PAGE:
Ah, it’s so nice to get back to some blogging after a couple of months with no time to think! I’m planning on writing and scheduling a few reviews tonight, so hopefully you’ll see a bit more activity on this blog than there has been in the last few months! First up, we have Moonrise, by Sarah Crossan. I’m a big fan of Sarah’s verse novels, so I was very much looking forward to reading this. It’s not my favourite of her books, but it’s still some of the best writing out there.
‘They think I hurt someone.
But I didn’t. You hear?
Coz people are gonna be telling you
all kinds of lies.
I need you to know the truth.’
From one-time winner and two-time Carnegie Medal shortlisted author Sarah Crossan, this poignant, stirring, huge-hearted novel asks big questions. What value do you place on life? What can you forgive? And just how do you say goodbye?
Moonrise is the story of Joe, who moves to Texas to be near his big brother Ed, on Death Row for a crime he says he didn’t commit, in the weeks leading up to his execution date. Joe is the only member of his family who makes the trip from New York – his mum disappeared not long after Ed went to prison, his sister Angela is still trying to scrape the money together to get there, and his aunt believes Ed is guilty and wants nothing to do with him. Joe is 17, alone, and in a strange place with no money and we follow him as he tries to get by, and tries to get to know his brother again, in the worst circumstances possible.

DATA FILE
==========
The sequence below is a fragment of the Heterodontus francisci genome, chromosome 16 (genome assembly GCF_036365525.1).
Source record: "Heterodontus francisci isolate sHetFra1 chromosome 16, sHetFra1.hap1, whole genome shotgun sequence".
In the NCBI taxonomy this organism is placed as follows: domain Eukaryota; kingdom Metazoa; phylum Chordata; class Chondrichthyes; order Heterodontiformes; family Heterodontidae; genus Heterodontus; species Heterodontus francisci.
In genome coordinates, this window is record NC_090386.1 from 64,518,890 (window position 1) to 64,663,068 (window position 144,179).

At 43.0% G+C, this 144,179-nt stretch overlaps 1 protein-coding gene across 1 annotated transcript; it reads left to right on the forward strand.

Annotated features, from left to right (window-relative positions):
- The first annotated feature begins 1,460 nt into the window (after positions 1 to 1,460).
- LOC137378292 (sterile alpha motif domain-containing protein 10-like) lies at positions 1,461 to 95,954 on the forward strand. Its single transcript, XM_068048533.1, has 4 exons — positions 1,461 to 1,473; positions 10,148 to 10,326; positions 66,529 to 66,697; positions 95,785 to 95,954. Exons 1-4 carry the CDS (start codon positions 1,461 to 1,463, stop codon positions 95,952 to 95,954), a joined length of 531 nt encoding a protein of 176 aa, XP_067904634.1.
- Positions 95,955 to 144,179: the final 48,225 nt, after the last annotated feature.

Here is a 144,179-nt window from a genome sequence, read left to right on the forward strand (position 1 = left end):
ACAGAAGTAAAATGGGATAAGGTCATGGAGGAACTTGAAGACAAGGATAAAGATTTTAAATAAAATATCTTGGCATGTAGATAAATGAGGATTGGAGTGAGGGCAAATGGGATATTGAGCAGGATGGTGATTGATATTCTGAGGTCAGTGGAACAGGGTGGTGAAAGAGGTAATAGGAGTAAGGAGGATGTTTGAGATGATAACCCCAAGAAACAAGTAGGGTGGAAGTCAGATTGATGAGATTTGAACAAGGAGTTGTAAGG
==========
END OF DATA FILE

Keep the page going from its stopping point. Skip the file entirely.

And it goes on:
First of all, I want to point out that when I say Moonrise isn’t my favourite Sarah Crossan book, it’s not really the book that’s the problem. My copy from Netgalley wasn’t formatted correctly, and told me it was only 50% through the book when it was actually at the end, so the ending seemed really sudden, and I know that’s coloured my perception of it. I was expecting another couple of hundred pages (although I don’t know what I thought was going to happen in them!), and then it just seemed to stop, which was disappointing. So that is absolutely nothing to do with the book, which is as beautifully written as any of Sarah’s works.
There’s a real sense of longing throughout the book. (Longing’s not quite the right word, but it gives you the gist.) Joe desperately wants Ed off Death Row and out of prison. He desperately wants the rest of his family to join him, so he’s not alone in Texas. He desperately wants to get to know Nell, a girl who lives in the small town he’s found himself in, better. He’s a 17 year old boy on his own with no money, and he hates it, and I thought this came across really well in the book. The present is interspersed with flashbacks to Joe’s childhood with Ed, and through these we also get to know him, and Angela and their Aunt Karen. The characterisation of all these people is wonderful and I really did feel like I knew them all by the end of the book.
Moonrise is not just about this family though. It’s also a condemnation of the death penalty and the circus that surrounds an execution. Sarah Crossan doesn’t pull any punches in examining the process and the effect it has on everyone involved, including the prison staff and the people who live in a town that essentially only exists because of the prison. I found it an interesting point of view to take, and I certainly feel like I have a better understanding of the system in the US.
I definitely recommend Moonrise to everyone. It’s a beautifully written, coming of age verse novel that packs a powerful punch and it’s out tomorrow, 7th September, in the UK.
ARC received from Bloomsbury via Netgalley in exchange for an honest review.